In the various teachings on prayer and worship, The URANTIA Book states that prayer is many things, and a very important form of prayer is the expression of thanksgiving. (I highly recommend reading and reflecting on Jesus’ discourse on prayer and worship found in Paper 146, Section 2.)

As I continue to grow spiritually, I experience less of the lower human emotions and more of the higher emotions. I experience the most joy and peace with what The URANTIA Book calls the highest human feelings, the worshipful emotions of gratitude, awe, reverence and humility. [Paper 62, Section 5, Paragraph 4]

I am grateful for so much, but what dominates my gratitude is the realness of God’s presence in my life. No matter how discouraged I get, how frustrated, how tired, I know that God is with me and with this world. I cannot remember ever not knowing of the reality of God’s presence. I just continue to experience it more fully, more completely as each day passes. My faith just gets bigger.

Where did my faith come from? The URANTIA Book states that faith, hope, and assurance are all related; as you live in realistic faith in God, you attain hope in real things of eternal value, not in false illusions, not in temporary fleeting things. With hope in that which is real, you begin to experience assurance, assurance in the presence of God, assurance in the power of truth, beauty, and goodness over evil.

One of the truths taught is that in order to accelerate our ascension we must use faith and be dependent upon revelation. [Paper 19, Section 5, Paragraph 12] I am so thankful for the epochal revelation, for even though I have always had faith in God and have experienced His/Her presence in many ways, since I have begun to study and experience the truths in The URANTIA Book and Continuing Fifth Epochal Revelation (found in The Cosmic Family volumes), I have progressed psychospiritually in leaps and bounds, which has resulted in much more personal courage, happiness, and inner peace.

Soon citizens of the United States will celebrate Thanksgiving. Various celebrations of thanksgiving have been practiced through the eras in almost all cultures and religions, for there is innate in human beings a need to express gratitude for that which is good in life. For me, my celebration of thanksgiving is daily.

Father’s Day is Every Day

Presented by Niánn Emerson Chase

to members and guests of Global Community Communications Church at a World-Wide Sunday Service

The State of the Planet

This past Friday-Saturday the Coast to Coast radio program hosted by Art Bell focused on various prophecies that predict the end of most life on this earth. The people calling in especially talked about the predictions of a woman who had been a guest on the show earlier in the week. Though I did not hear her speak on the previous show and am unfamiliar with her writings and teachings, it is my understanding that she claims that in 2003 there will be some kind of catastrophe caused by what she calls “Planet X” which is headed towards our earth. According to her predictions, as a result of the close proximity of Planet X, most of life as we know it will be destroyed.

What stood out for me was that throughout the night, as I drifted in and out of sleep, the individuals that I did hear call in seemed to calmly accept this prophecy and indicated that humankind deserved to be wiped out, that the nature of humans was basically evil, that the terrible state of our planet was due to the bad choices of people throughout the history of humankind, that the evil done by human beings over thousands of years had culminated in the predicted destiny of doom for our world.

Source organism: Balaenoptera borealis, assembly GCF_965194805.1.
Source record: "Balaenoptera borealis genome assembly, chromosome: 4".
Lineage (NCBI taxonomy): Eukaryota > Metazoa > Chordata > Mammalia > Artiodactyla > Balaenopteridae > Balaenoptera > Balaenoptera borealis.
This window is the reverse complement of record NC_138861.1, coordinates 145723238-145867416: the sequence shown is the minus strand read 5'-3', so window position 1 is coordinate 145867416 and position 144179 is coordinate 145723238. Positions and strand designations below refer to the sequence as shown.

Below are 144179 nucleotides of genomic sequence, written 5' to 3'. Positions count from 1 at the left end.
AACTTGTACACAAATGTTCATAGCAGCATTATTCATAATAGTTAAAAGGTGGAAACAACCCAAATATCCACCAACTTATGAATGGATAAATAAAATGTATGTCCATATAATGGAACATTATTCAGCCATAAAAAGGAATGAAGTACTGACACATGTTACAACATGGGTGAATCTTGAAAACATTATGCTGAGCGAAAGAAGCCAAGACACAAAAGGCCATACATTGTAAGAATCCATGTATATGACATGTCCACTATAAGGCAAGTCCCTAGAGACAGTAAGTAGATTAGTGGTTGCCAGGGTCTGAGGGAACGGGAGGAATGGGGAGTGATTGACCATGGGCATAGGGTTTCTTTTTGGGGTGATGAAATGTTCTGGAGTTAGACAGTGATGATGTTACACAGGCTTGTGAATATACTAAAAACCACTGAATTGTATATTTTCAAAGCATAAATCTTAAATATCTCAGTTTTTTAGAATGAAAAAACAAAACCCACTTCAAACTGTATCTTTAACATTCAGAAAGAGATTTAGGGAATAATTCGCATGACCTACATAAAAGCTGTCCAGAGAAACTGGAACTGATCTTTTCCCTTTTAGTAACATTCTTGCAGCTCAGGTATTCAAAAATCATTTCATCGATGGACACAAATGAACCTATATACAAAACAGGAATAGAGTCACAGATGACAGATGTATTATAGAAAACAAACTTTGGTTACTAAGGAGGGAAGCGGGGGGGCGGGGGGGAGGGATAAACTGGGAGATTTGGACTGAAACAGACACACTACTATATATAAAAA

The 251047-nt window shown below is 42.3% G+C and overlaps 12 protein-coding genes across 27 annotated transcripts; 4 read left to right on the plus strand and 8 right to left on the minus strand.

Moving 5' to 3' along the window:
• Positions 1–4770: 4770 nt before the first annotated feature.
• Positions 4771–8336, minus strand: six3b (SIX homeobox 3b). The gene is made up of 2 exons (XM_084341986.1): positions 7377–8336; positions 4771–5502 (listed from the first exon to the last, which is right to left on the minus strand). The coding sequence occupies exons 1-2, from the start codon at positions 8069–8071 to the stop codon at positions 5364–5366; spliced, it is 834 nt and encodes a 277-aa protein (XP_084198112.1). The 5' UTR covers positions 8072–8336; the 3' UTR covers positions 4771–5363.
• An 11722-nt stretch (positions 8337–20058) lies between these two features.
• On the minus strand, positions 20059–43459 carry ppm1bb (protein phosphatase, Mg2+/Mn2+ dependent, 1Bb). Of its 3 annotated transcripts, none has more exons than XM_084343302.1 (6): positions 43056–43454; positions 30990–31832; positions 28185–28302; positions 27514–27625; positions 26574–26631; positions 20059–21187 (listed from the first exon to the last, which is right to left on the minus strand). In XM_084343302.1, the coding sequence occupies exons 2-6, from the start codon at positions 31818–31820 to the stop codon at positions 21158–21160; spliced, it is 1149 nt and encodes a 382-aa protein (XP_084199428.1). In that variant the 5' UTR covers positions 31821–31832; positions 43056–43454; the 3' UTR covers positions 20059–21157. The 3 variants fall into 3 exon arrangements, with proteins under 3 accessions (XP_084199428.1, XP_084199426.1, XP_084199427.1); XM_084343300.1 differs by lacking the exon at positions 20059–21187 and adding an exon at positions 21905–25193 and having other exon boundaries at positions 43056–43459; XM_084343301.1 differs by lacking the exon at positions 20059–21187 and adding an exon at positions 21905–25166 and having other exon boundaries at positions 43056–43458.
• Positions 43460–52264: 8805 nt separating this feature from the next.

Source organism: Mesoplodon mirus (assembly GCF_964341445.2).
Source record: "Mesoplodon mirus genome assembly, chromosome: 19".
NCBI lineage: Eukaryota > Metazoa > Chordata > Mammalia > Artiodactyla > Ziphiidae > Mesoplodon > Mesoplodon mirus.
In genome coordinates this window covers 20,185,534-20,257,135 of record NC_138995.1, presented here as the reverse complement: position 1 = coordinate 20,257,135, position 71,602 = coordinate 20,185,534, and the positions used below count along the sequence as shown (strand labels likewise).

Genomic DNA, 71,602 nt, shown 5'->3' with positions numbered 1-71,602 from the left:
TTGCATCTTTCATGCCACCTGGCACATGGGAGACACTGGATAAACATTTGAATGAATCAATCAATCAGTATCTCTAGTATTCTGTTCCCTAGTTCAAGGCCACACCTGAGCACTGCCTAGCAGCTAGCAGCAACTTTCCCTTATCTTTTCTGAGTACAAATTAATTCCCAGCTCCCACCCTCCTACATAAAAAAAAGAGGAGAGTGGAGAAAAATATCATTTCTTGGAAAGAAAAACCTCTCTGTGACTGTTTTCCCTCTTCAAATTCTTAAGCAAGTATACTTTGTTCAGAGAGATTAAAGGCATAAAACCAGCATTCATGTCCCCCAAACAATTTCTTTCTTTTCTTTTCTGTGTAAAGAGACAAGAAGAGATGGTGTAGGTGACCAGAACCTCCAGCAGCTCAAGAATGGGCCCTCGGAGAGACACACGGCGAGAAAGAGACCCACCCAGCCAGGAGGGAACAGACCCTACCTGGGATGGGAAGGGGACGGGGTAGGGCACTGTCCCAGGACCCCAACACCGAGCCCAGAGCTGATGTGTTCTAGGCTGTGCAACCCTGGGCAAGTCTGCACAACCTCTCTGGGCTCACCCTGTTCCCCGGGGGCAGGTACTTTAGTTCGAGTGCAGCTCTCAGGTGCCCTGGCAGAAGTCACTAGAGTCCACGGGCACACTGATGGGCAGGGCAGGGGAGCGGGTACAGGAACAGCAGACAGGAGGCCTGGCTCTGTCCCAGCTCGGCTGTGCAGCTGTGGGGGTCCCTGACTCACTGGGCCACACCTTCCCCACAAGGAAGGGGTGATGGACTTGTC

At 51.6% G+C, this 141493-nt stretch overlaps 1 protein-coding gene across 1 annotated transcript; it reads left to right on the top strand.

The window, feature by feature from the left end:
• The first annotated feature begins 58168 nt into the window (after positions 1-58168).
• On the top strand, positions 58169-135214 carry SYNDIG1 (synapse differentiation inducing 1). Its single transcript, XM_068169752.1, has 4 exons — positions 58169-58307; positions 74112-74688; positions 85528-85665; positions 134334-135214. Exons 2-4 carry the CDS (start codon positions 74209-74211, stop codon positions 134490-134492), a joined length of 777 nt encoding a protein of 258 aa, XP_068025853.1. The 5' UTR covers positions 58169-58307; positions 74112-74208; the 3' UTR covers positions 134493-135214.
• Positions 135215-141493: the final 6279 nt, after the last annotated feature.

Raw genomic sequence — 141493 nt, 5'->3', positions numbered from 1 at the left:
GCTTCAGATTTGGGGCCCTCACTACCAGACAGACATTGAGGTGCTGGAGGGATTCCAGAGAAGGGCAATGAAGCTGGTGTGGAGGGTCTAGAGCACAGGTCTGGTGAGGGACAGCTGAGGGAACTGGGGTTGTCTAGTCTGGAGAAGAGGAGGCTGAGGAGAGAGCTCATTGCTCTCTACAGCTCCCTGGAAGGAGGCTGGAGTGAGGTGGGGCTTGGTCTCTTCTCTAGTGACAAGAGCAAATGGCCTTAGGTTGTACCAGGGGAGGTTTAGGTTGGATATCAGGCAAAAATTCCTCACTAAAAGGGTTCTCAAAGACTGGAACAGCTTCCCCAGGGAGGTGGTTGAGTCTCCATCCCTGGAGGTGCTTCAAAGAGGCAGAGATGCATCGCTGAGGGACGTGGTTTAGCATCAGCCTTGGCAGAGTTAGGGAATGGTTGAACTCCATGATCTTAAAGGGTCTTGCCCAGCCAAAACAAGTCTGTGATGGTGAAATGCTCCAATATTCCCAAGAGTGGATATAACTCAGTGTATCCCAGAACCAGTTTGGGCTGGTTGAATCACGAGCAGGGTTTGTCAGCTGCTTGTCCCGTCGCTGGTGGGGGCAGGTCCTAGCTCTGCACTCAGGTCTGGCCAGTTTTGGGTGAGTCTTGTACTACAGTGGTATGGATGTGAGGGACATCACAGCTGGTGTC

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The Universal Father, Mother, and Son are the First Family of the Earth and of the Worlds of Time and Space; They Are the First Environmentalists of the Master Universe, the First Green Team

Presented by Gabriel of Urantia and Niánn Emerson Chase

to members and guests of Global Community Communications Church at a World-Wide Sunday Service

Teaching by Niánn Emerson Chase

In April 2002 many of us enjoyed an inspiring slide show with music, photos, and poetry that focused mainly on the beauty of nature. There were four parts the first a series of pictures of persons and landscape accompanied by a song that praised the presence of God seen and experienced in so many places in life. The second vignette was composed of photos of Yosemite Park with classical music that enhanced our appreciation of the beauty of divine pattern that can be seen in natural settings as well as heard in the notes of music created by one of nature’s products human beings. Framing the scenes and music were the words of the great naturalist and environmentalist, John Muir, who with his words painted pictures of the natural world which a blind person could have seen in his or her mind’s eye while we with sight saw it on the screen. The third section was a result of the “9/11″ tragedy and was a plea in music, photos of people in love and in war, and verbal expression for peaceful avenues in solving the problems of terrorism rather than the violent methods presently being used. The fourth was more personal, with photos of the red rocks of Sedona, works of art found at Cathedral Rock Lodge done by Global Community Communications’s CosmoArtists, and pictures of some of the community members. These local scenes on screen were accompanied by the live flute playing of our own Jeru and a poem read that was written by another of our family, Tarenta. The poem spoke of: love for God; a relationship with Him as a divine Father; joyful appreciation for life and destiny He has given us human beings; and the desire to continually grow in compassion and stewardship for all of life, especially other human beings.